With 600 performers and 1,700 volunteers working round the clock, Nick Ahad goes behind the scenes of York’s Mystery Places and finds a production on an epic scale.
There are certain words that through constant misuse have lost their meaning.
“Awesome” and “genius” are two of them. However, given the work which is going on to stage the York Mystery Plays it might just be time to reclaim them both.
This really is a theatre production on a truly mind-blowing scale.
With 1,700 volunteers, two casts featuring over 300 people each, the signs were that this production was always going to be something special.
Yet, it is only when you step into York Museum Gardens, the venue that will play host to a temporary theatre where the production is taking place, that you can begin to understand the scale of what the city is about to witness.
“I can’t see how I will be involved in something as big as this again,” says Liam Evans-Ford, one of the producers pulling the show together. To be part of something as enormous as this is pretty incredible.”
It is a sentiment repeated over and over again, around the city. There appears to be few people in York who remain untouched by the Mystery Plays 2012.
The production opens on August 2 inside what is essentially going to be one of the biggest – if not the biggest – theatre space in Yorkshire.
The stage is halfway done when I visit, but even with only two of the three sides erected, the space looks – here it comes again – epic.
Ben Pugh, event producer, has previously been in charge of the Bradford Mela.
“A job like the York Mystery Plays, you build up to, this isn’t a job you do straight out of university,” says Pugh. “When I was producing the Bradford Mela, that was a square kilometre site which accommodated 200,000 people and that was big. This is different – it’s a lot more complicated. “We’re in an English Heritage protected space, that 10,000 people a day use in the summer. We had a 50 tonne crane here the other day lifting in the roof section – it’s a challenging space.”
As we walk to the marquee tent in the backstage area which is serving as a rehearsal space, our conversation is interrupted by a JCB carrying a piece of stage through the gardens. It passes through a gap in an ancient Roman wall. It transpires that Pugh has found a location out of town where the massive lorries carrying the huge sections of stage stop and transfer their load on to the back of a JCB which can then be brought onto the site. The logistics must be an absolute nightmare.
“Yes, it’s bonkers and I do have those days when I think, ‘what on earth are we doing?’,” says Pugh.
“What is wonderful is to see almost 2,000 volunteers across the city getting involved. It’s a really important part of city’s history and legacy and we have children as young as three and people in their 80s all working together. What projects like this do is make the city a smaller place, people now walk around and see people who they have worked together with to make this enormous, fantastic piece of work.”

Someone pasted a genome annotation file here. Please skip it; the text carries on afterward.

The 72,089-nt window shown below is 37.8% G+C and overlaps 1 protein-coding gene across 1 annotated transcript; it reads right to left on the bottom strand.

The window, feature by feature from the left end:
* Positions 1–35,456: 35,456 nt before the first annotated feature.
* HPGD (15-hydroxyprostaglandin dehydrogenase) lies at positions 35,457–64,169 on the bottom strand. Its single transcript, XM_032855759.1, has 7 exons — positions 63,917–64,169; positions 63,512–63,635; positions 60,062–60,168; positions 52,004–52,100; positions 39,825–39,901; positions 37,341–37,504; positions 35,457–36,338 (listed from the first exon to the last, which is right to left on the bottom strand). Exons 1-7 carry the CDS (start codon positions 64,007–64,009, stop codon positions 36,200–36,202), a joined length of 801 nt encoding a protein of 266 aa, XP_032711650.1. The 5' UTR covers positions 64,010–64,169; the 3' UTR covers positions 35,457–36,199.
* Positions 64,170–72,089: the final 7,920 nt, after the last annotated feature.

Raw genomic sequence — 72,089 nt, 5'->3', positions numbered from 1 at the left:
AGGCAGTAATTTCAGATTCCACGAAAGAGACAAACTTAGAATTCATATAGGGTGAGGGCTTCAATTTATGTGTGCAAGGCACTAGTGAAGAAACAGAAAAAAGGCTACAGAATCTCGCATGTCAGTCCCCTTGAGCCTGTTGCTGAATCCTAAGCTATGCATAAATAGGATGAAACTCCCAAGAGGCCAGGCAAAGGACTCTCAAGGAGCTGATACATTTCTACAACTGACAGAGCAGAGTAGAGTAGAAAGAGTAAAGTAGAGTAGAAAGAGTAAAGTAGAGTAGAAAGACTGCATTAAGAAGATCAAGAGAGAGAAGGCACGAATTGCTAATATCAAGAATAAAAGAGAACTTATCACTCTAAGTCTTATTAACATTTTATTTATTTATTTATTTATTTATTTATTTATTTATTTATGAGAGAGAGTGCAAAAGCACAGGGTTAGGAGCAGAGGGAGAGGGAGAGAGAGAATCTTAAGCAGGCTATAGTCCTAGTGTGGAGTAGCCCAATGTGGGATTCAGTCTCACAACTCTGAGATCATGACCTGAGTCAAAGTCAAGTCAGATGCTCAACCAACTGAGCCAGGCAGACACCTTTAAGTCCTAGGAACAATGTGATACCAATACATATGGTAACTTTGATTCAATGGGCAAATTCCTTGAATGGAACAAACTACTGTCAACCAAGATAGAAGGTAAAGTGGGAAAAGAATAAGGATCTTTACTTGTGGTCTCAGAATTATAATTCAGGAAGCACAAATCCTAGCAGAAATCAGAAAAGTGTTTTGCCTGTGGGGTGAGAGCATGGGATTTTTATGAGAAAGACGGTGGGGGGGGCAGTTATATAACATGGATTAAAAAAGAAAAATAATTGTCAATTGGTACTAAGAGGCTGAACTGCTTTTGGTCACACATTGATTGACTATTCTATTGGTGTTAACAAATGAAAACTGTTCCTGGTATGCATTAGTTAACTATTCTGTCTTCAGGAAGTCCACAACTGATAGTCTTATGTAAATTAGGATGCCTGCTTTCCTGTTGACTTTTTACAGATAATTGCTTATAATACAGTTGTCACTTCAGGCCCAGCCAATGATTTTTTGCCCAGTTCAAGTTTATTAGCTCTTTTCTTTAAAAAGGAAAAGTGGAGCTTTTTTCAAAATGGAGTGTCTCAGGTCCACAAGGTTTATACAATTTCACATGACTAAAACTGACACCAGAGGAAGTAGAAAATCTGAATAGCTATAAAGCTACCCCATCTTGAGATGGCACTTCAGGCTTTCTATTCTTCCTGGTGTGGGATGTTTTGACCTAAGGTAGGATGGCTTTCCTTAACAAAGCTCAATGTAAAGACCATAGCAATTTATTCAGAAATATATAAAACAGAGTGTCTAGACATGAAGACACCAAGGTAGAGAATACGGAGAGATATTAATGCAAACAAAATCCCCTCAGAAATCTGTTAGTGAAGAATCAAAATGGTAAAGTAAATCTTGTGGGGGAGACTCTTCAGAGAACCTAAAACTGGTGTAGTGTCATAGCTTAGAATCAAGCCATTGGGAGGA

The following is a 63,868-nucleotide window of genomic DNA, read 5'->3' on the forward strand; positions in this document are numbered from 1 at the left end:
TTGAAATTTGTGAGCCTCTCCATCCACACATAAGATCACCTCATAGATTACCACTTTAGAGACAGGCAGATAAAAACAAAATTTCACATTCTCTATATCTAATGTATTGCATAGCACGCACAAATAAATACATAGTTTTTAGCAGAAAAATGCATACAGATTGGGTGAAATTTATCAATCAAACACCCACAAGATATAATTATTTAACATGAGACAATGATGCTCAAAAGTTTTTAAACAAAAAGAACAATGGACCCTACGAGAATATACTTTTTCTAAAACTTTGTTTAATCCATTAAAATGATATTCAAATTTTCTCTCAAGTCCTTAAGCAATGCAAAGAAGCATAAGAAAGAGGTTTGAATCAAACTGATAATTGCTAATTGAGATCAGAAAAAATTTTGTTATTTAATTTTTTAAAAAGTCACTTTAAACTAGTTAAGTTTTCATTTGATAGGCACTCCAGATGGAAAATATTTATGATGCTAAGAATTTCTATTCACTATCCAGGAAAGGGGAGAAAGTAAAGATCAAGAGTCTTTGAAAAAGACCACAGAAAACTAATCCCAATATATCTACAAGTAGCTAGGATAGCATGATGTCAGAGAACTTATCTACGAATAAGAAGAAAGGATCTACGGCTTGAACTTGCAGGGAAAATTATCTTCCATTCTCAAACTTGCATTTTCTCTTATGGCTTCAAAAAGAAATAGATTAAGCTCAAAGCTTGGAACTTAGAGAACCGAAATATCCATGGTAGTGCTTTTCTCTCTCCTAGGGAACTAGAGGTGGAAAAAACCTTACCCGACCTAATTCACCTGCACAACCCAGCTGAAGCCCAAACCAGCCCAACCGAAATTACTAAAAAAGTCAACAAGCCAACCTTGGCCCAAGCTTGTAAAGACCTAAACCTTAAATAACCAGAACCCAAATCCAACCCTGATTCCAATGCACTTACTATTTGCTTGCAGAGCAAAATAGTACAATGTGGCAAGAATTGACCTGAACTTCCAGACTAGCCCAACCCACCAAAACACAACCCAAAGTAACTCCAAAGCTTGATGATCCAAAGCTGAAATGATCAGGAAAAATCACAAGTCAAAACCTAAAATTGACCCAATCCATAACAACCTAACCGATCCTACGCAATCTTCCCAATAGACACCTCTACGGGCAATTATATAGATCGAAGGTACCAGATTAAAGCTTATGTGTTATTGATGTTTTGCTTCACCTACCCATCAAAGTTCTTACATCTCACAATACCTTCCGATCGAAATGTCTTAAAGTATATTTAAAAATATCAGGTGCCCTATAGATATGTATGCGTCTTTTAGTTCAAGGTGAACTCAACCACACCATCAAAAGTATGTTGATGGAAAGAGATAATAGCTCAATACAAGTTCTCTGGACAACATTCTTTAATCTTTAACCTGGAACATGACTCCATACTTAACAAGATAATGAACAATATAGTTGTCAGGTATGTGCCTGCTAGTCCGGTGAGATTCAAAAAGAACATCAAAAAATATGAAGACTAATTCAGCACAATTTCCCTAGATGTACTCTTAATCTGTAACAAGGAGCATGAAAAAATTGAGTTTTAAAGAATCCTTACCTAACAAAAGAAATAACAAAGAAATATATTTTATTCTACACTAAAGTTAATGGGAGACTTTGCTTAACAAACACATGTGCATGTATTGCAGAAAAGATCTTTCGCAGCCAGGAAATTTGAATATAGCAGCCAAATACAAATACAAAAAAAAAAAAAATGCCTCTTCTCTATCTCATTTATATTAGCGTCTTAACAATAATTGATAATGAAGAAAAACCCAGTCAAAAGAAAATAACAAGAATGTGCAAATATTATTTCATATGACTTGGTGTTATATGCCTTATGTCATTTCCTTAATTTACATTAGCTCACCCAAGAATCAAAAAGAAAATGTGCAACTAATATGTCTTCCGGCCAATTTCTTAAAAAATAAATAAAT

The project began several years ago when York Theatre Royal artistic director Damian Cruden, and Riding Lights artistic director Paul Burbridge decided to revive the tradition of staging the York Mystery Plays, last seen at York Minster in 2000. The plays, a medieval tradition until they were supressed in 1569, were re-established in 1951, but haven’t been performed in the Museum Gardens since 1988.
The man charged with providing the script is acclaimed playwright Mike Kenny. A master at crafting plays for young audiences, Kenny took a big step five years ago when his script for The Railway Children was staged by York Theatre Royal at the National Railway Museum in the city. It was a huge success and transferred to London, where it played at Waterloo Station.
Even so, taking hundreds of years of theatrical York history and a story based the Bible and turning it into the biggest theatre piece York has seen in well over a decade is a big task. Kenny, as ever, is a picture of modesty.
“There are two things – first, I’ve written hardly any of it,” he says. “We’re using the 1951 version and I’ve been through lots of different versions and edited and curated them into a single script. The other thing is that we are absolutely doing something here that is of and for the place it’s in. The plays belong to the city of York, anyone can write them, so I’m just a small piece in helping these 1,700 people make this work.”
Kenny is discussing all this at York Theatre Royal, which is buzzing with young people. It is a walk across town from the theatre to a large Portakabin where the costumes are being made and it’s true – there is palpable excitement about the plays coming back to York.
It’s not just the posters all over the city, but the people who stop and chat about their involvement in the show.
Anna Gooch, the production’s costume designer, is overseeing what can only be described as a machine. A machine made up of 80 volunteers who have been hemming, stitching and altering costumes for the past six months.
“People have given up so much of their time, all the volunteers have worked really hard, given up so much of their time, made friends, learnt new skills,” she says. “It’s been something incredible to be part of.”
Genuinely, in fact, awesome.
York Mystery Plays, Museum Gardens, August 2 to 27. 01904 623568, www.yorkmysteryplays-2012.com